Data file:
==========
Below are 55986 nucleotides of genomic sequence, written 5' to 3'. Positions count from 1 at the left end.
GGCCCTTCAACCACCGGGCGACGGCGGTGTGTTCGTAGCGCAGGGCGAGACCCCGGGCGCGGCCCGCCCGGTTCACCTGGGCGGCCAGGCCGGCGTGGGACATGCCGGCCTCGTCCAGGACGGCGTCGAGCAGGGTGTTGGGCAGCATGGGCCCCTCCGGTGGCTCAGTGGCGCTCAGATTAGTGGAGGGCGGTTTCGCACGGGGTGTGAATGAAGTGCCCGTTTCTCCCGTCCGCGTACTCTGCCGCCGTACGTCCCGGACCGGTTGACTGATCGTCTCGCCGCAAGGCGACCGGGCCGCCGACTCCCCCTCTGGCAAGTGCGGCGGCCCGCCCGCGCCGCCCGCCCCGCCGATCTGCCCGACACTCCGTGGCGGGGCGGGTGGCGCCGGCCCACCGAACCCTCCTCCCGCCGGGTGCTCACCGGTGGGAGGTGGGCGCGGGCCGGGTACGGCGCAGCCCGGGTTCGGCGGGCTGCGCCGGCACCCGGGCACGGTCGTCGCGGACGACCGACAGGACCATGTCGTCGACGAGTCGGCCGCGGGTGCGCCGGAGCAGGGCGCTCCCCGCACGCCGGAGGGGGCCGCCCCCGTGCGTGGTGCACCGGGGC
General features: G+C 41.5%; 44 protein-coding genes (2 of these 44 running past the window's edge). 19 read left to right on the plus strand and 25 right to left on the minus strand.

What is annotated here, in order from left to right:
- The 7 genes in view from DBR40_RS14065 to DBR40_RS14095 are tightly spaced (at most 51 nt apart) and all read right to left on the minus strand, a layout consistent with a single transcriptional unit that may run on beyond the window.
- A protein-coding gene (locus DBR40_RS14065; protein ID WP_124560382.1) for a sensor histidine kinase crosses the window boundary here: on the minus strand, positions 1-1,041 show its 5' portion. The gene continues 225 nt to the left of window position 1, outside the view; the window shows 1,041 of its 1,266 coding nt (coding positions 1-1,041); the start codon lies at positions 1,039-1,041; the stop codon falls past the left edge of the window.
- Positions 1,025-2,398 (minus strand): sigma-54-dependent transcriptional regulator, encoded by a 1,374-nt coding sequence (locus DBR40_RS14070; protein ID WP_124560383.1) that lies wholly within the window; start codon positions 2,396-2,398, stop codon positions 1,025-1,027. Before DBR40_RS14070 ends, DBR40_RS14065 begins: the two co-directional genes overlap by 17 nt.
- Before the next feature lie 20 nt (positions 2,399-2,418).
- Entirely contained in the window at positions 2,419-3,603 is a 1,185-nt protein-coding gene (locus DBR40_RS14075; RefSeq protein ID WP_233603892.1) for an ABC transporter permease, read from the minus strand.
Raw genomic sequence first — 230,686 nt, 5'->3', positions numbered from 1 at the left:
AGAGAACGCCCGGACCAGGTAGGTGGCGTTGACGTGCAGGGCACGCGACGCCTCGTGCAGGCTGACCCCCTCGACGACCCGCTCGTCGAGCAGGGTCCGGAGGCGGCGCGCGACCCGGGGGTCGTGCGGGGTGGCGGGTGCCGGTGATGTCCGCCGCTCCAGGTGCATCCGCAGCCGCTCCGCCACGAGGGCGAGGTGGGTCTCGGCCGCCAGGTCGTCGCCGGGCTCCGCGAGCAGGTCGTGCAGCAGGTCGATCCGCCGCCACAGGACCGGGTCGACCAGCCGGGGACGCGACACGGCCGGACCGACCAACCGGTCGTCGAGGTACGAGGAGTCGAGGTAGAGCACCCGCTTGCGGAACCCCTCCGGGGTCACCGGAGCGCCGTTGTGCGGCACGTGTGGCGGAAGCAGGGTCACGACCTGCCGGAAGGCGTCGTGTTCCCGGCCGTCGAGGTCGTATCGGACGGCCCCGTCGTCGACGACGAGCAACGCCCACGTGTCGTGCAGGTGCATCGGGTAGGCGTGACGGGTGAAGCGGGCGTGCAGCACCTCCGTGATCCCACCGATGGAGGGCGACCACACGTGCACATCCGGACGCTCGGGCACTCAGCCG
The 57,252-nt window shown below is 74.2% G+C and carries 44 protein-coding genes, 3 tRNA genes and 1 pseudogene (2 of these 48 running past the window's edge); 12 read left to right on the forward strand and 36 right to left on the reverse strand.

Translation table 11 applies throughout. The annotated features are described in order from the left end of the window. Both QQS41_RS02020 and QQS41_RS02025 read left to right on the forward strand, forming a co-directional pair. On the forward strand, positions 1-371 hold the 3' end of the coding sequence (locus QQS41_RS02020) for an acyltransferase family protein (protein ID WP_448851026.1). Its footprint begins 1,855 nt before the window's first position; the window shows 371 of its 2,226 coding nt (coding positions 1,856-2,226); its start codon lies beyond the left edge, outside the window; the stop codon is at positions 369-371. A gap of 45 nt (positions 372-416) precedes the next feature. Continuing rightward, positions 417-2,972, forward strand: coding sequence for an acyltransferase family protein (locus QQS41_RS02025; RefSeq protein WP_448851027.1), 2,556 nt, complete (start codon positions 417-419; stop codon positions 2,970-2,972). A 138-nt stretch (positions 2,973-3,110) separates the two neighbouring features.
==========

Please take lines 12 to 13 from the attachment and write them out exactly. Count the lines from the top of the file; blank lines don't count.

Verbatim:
The 57,252-nt window shown below is 74.2% G+C and carries 44 protein-coding genes, 3 tRNA genes and 1 pseudogene (2 of these 48 running past the window's edge); 12 read left to right on the forward strand and 36 right to left on the reverse strand.

Translation table 11 applies throughout. The annotated features are described in order from the left end of the window. Both QQS41_RS02020 and QQS41_RS02025 read left to right on the forward strand, forming a co-directional pair. On the forward strand, positions 1-371 hold the 3' end of the coding sequence (locus QQS41_RS02020) for an acyltransferase family protein (protein ID WP_448851026.1). Its footprint begins 1,855 nt before the window's first position; the window shows 371 of its 2,226 coding nt (coding positions 1,856-2,226); its start codon lies beyond the left edge, outside the window; the stop codon is at positions 369-371. A gap of 45 nt (positions 372-416) precedes the next feature. Continuing rightward, positions 417-2,972, forward strand: coding sequence for an acyltransferase family protein (locus QQS41_RS02025; RefSeq protein WP_448851027.1), 2,556 nt, complete (start codon positions 417-419; stop codon positions 2,970-2,972). A 138-nt stretch (positions 2,973-3,110) separates the two neighbouring features.